The biggest threat to businesses, no matter how big or small, is not fraud or theft; it’s cyber crime. That is why if there is one thing that companies should invest a lot of their time and money in, it is IT support to protect their cyber security. 


Problem of cyber crime in the UK

For those who may think cyber crime is only a problem for huge corporations, government figures will make you reconsider.

They showed that 39 per cent of UK businesses identified a cyber attack in 2022, with 83 per cent of these reporting phishing attempts and 21 per cent claiming the threat came in the form of denial of service, malware or ransomware. 

Of those businesses that claimed to have been attacked, 31 per cent said this occurred at least once a week.

The Active Cyber Defence (ACD) also revealed there were 7.1 million suspicious emails and websites reported to authorities in 2022. 

This equates to almost 20,000 being flagged to the National Cyber Security Centre (NCSC) Suspicious Email Reporting Service every day that year. It also represents a growth of more than a third compared with the year before, demonstrating the speed at which the problem is escalating. 

Consequently, 235,000 websites were removed by the NCSC between April 2020 and July 2023. 

The Takedown Service, which is a government-run scheme that finds malicious sites and demands the owner removes them, managed to achieve 1.8 million takedowns in 2022. 

At the same time, 570 companies that were signed up to the Early Warning service, which automatically informs a business of potential cyber threats, were warned about active malware operating on their networks in 2022. 

Additionally, 2,270 were giving warnings about vulnerabilities on their networks, and 1,193 were told about a host on their network scanning the internet, which may suggest a compromise in their security.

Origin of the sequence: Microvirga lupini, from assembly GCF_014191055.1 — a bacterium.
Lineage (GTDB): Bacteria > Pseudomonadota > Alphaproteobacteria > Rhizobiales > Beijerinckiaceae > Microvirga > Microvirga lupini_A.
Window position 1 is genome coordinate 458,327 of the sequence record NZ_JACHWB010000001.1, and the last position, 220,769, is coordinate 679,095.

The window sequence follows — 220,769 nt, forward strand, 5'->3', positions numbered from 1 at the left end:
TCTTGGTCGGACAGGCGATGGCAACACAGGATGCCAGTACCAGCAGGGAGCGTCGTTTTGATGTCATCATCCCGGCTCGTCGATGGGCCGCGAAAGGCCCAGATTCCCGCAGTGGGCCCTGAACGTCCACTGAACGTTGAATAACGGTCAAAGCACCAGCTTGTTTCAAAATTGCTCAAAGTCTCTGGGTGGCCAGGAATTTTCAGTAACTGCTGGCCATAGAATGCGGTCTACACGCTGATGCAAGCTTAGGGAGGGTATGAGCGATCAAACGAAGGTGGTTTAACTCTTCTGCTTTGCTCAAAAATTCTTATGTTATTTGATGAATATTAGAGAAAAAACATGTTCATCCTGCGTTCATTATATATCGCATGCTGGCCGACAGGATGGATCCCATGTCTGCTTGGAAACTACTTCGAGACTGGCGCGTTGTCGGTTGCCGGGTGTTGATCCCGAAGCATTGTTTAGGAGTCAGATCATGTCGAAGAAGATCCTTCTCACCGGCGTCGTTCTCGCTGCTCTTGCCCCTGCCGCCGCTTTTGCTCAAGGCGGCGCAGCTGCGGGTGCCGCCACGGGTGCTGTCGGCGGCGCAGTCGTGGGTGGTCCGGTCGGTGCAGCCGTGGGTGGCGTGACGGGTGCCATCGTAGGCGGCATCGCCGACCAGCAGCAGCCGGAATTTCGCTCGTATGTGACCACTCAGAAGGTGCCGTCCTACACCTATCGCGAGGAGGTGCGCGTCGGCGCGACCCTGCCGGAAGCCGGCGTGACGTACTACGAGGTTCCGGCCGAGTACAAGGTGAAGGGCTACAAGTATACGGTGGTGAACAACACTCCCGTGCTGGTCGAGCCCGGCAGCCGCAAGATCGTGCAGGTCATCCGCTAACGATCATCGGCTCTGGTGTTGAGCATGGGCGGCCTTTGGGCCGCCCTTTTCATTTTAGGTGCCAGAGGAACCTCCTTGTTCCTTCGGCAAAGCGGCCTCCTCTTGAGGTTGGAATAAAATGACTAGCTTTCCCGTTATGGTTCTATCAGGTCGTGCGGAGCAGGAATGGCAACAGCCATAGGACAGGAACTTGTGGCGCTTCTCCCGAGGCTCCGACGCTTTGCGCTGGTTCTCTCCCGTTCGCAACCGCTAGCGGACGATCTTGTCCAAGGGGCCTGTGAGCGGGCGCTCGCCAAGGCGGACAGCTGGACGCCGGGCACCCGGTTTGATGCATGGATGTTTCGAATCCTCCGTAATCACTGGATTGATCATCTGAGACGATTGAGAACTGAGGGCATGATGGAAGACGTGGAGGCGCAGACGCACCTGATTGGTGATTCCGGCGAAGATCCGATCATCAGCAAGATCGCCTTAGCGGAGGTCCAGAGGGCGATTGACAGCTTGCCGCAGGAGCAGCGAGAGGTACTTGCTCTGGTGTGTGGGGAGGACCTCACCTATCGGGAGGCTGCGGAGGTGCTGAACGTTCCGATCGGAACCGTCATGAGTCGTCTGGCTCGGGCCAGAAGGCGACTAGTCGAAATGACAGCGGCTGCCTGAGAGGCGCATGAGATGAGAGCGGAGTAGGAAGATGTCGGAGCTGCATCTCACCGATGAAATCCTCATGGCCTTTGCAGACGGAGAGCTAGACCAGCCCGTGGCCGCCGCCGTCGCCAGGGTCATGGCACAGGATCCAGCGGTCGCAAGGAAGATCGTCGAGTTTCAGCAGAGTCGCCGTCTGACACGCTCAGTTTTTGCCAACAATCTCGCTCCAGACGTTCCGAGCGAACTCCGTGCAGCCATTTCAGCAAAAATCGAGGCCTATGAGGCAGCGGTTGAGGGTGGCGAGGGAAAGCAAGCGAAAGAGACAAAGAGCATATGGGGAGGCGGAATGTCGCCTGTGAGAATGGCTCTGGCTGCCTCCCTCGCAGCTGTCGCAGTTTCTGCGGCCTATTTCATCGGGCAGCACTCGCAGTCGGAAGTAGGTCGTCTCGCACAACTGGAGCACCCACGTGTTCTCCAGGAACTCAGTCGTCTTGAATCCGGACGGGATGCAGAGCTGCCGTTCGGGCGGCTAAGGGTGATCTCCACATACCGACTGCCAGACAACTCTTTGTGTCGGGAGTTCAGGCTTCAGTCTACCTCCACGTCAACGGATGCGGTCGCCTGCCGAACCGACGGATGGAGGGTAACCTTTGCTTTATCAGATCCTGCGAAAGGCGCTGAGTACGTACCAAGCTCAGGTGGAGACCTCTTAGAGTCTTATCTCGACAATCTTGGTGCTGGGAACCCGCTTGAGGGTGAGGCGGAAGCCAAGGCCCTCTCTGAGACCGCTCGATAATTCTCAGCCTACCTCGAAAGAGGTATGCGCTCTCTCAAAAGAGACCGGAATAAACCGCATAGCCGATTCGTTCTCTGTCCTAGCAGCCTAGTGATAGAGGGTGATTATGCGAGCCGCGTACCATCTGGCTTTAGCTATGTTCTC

Why is it more of a challenge for SMEs?

The Federation of Small Businesses (FSB)’s national chair Martin McTague agrees that cyber crime is as much a problem for up-and-coming enterprises as it is for big companies.

“A fifth of small businesses see cybercrime as the most impactful crime in terms of both cost and disruption to their operations,” he stated.

He noted that cybercrime is a “persistent risk” and small and medium enterprises (SMEs) need to make sure they are protected against it. 

However, they face more challenges when it comes to avoiding cyber attacks, making them more vulnerable to online breaches. 

For instance, their finances are not as strong as larger businesses, which means they cannot afford the best cyber security software or experts. They also have competing priorities, so they cannot devote the time, money and attention to cyber security that bigger organisations can. 

This is why it is important to find affordable IT solutions that can use the right software and prevent cyber attacks from harming the business. 

The government data reported that 35 per cent of businesses that faced a cyber threat in 2022 experienced at least one negative impact from this.